Qigong exercises and meditations are practiced on a daily basis by an estimated 100 million people in China and in growing numbers throughout the world. The profile of those utilizing Qi healing outside of China is not well known. In the authors’ experience, the typical profile of a client seeking Qi healing is: woman, professional, higher education, between age of 30 and 50.

Qigong teachers and self-practitioners are now relatively easy to find in North America, especially in large cities with Asian communities. Contact national Qigong associations, Qigong (Chi Kung) or Tai Chi Schools, acupuncture schools, Chinese associations, herbal pharmacies, health food and martial arts stores, alternative health publications.

Forms of Therapy

internal (self-practice) and external (qi emission) qigong are the two broad divisions. Internal Qigong consists of meditation and movement exercises which are practiced by individuals to regulate their own Qi. External Qigong is performed by a trained Qigong practitioner to detect and correct imbalances in the circulation of Qi in another person.

Indications and Reasons for Referral

Most older children and adults can learn to practice simple Qigong to increase their sense of well being, decrease stress, improve health, prevent illness, and especially to treat chronic and difficult conditions. Qigong is a valuable adjunct to Western medicine in that it supports a pro-active, preventative approach to health.Qigong therapy alone is not appropriate for acute or emergency situations unless the Qigong therapist is highly skilled and experienced.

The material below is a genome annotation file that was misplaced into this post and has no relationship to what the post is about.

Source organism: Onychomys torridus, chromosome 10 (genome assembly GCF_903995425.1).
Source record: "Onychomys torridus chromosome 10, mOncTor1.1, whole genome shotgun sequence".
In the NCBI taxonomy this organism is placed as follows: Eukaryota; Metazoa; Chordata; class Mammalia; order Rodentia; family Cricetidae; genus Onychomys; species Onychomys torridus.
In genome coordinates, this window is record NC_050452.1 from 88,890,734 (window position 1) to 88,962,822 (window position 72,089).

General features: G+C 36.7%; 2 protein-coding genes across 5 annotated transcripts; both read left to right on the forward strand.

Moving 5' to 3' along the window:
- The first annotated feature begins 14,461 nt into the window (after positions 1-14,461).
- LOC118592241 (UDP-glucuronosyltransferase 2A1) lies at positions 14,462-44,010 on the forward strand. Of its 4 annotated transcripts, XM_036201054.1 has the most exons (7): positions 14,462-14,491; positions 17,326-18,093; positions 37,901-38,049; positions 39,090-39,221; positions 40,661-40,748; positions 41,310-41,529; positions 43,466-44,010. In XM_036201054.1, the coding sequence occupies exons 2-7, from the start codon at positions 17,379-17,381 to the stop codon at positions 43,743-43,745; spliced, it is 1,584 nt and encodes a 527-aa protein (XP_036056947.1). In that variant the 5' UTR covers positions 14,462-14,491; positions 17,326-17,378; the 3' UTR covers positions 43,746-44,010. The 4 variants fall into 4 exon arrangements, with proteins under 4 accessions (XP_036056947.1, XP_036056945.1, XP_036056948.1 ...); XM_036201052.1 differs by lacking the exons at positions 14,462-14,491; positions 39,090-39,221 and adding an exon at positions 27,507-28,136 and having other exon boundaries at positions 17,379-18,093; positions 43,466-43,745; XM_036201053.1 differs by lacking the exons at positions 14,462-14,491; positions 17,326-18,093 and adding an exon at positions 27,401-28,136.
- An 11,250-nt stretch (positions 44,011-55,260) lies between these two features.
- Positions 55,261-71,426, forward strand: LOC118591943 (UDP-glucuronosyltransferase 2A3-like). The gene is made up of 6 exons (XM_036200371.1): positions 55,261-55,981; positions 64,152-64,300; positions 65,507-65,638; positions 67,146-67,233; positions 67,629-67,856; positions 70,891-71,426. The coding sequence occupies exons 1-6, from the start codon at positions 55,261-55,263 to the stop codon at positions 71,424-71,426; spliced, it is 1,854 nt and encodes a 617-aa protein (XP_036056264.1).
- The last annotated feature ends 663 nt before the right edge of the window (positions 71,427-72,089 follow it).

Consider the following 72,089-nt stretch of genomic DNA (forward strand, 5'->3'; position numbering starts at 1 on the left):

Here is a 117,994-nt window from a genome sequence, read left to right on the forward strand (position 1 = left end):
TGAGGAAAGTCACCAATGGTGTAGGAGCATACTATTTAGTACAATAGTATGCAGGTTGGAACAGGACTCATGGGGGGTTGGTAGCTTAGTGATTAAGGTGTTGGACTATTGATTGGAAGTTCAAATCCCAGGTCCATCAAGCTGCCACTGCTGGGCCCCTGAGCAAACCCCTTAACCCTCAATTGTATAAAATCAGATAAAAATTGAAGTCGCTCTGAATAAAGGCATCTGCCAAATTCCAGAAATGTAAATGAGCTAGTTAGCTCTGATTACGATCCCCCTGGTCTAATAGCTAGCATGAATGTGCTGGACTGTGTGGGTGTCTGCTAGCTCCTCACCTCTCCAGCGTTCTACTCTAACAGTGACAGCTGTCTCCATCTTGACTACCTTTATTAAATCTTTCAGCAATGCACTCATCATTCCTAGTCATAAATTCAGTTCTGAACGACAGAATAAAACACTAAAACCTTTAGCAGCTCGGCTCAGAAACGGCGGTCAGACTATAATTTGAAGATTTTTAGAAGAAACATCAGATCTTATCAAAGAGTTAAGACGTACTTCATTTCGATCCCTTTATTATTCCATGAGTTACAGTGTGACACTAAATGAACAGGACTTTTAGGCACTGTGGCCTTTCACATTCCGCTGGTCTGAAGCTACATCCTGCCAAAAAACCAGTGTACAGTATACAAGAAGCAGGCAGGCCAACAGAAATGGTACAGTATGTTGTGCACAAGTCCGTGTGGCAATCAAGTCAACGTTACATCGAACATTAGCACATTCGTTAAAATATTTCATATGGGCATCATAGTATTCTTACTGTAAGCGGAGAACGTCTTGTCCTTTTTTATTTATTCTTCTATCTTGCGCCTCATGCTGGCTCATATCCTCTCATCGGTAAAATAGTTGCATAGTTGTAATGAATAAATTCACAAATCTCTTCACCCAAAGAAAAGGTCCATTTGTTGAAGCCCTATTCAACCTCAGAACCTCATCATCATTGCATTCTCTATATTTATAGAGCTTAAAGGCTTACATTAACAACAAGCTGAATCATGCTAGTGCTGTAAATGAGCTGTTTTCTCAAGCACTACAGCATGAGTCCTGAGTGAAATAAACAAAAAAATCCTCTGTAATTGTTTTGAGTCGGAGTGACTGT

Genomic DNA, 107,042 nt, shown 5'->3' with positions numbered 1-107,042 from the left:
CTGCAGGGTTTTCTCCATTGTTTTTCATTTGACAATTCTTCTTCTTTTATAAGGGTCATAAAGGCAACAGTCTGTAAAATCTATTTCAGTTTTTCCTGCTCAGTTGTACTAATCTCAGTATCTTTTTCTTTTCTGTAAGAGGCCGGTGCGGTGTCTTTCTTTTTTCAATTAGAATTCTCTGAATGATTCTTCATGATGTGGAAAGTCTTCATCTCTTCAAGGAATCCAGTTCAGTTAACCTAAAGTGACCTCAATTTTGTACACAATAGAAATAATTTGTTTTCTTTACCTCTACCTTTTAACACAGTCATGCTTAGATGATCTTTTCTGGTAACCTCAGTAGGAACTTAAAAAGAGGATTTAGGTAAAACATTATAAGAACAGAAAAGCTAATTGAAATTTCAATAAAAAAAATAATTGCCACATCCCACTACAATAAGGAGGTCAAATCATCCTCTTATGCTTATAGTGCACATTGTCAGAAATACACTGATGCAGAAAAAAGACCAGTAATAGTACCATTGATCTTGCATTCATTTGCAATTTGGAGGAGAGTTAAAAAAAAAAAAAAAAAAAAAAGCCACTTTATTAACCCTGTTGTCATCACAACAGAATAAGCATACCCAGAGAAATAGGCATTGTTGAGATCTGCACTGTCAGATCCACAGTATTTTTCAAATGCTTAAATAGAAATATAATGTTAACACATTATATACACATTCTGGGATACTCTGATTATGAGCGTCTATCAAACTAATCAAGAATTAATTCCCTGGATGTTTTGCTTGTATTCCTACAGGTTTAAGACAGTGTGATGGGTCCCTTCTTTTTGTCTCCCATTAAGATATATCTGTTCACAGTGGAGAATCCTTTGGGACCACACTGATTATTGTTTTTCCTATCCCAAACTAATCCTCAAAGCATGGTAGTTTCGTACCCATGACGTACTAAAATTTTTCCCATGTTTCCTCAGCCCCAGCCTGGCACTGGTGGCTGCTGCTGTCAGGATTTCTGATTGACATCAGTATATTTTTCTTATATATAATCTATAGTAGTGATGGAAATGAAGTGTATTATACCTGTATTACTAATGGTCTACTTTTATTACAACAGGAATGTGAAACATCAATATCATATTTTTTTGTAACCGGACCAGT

Common reasons for referring someone to Qigong instruction or therapy:

  • Management of chronic illness
  • Wellness promotion/preventative medicine
  • Stress management
  • Inability of Western medicine to clearly diagnose an illness or condition i.e. strange or bizarre symptoms that donÕt conform to any known Western pattern of disease.
  • Patient requests Holistic or natural treatment options
  • Unacceptable risk (to patient or physician) of proposed medical interventions
  • Terminal illness: palliative or therapeutic stages

Research Base

Most of the research on Qigong in the past 30 years are in abstracts in proceedings from international scientific meetings or published in Chinese. Many are now available through the Qigong Institute research database.